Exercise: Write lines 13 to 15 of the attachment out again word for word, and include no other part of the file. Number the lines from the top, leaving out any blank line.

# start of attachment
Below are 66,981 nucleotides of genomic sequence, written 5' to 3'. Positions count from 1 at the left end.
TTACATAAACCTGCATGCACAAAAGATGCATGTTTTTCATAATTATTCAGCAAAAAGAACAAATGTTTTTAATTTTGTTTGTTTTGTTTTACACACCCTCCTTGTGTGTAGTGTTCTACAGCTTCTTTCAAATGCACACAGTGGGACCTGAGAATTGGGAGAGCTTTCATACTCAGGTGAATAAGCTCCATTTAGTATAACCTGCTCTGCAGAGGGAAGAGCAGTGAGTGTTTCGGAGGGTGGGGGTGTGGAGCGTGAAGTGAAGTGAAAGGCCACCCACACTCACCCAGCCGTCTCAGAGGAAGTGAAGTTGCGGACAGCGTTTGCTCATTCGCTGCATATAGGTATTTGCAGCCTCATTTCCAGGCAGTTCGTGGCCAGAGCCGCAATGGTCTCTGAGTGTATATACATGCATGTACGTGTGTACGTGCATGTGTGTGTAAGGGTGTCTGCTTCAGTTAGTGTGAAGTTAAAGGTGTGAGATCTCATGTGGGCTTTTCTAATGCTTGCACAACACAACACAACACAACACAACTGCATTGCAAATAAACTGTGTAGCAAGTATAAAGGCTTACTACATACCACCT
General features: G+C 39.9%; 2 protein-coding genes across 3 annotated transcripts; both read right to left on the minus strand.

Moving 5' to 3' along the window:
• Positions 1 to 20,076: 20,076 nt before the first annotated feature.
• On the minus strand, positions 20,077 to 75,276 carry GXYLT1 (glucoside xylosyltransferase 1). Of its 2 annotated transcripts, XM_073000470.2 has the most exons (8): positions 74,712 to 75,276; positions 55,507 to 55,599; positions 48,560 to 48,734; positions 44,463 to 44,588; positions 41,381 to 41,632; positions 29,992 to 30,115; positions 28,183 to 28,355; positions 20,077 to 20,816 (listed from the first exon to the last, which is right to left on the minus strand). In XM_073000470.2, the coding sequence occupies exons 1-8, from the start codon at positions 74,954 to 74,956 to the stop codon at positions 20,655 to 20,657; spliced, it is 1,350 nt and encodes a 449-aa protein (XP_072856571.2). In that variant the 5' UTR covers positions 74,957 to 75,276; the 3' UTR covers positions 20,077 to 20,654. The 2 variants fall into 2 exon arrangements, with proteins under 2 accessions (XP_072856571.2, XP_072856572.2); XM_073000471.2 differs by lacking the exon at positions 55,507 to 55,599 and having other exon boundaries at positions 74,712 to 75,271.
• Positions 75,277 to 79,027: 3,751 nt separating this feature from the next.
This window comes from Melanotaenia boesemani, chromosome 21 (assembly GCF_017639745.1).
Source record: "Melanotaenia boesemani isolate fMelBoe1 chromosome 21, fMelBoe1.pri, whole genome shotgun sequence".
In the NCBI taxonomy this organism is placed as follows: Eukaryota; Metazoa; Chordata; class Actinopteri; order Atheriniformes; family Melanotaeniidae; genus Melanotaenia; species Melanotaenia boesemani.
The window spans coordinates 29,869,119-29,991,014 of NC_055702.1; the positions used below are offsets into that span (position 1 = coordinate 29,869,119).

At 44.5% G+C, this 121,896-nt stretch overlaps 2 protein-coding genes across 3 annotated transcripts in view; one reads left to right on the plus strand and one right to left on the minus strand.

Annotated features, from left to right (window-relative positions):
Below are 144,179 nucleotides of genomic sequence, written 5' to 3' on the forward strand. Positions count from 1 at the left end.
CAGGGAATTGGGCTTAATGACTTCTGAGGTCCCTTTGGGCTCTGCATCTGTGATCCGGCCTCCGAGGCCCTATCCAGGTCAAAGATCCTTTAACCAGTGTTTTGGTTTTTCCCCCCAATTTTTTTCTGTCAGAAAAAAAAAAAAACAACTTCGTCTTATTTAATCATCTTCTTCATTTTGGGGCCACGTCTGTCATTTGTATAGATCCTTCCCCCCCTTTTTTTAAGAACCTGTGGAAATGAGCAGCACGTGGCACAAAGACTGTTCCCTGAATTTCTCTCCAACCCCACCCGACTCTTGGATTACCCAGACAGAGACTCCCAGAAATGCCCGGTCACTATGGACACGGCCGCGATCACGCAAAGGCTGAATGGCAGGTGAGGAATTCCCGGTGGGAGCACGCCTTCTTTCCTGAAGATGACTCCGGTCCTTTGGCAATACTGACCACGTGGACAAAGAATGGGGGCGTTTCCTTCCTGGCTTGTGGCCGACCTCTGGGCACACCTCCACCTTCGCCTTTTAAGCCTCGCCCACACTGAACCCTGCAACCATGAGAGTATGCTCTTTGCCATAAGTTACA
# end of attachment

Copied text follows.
Annotated features, from left to right (window-relative positions):
Below are 144,179 nucleotides of genomic sequence, written 5' to 3' on the forward strand. Positions count from 1 at the left end.
CAGGGAATTGGGCTTAATGACTTCTGAGGTCCCTTTGGGCTCTGCATCTGTGATCCGGCCTCCGAGGCCCTATCCAGGTCAAAGATCCTTTAACCAGTGTTTTGGTTTTTCCCCCCAATTTTTTTCTGTCAGAAAAAAAAAAAAACAACTTCGTCTTATTTAATCATCTTCTTCATTTTGGGGCCACGTCTGTCATTTGTATAGATCCTTCCCCCCCTTTTTTTAAGAACCTGTGGAAATGAGCAGCACGTGGCACAAAGACTGTTCCCTGAATTTCTCTCCAACCCCACCCGACTCTTGGATTACCCAGACAGAGACTCCCAGAAATGCCCGGTCACTATGGACACGGCCGCGATCACGCAAAGGCTGAATGGCAGGTGAGGAATTCCCGGTGGGAGCACGCCTTCTTTCCTGAAGATGACTCCGGTCCTTTGGCAATACTGACCACGTGGACAAAGAATGGGGGCGTTTCCTTCCTGGCTTGTGGCCGACCTCTGGGCACACCTCCACCTTCGCCTTTTAAGCCTCGCCCACACTGAACCCTGCAACCATGAGAGTATGCTCTTTGCCATAAGTTACA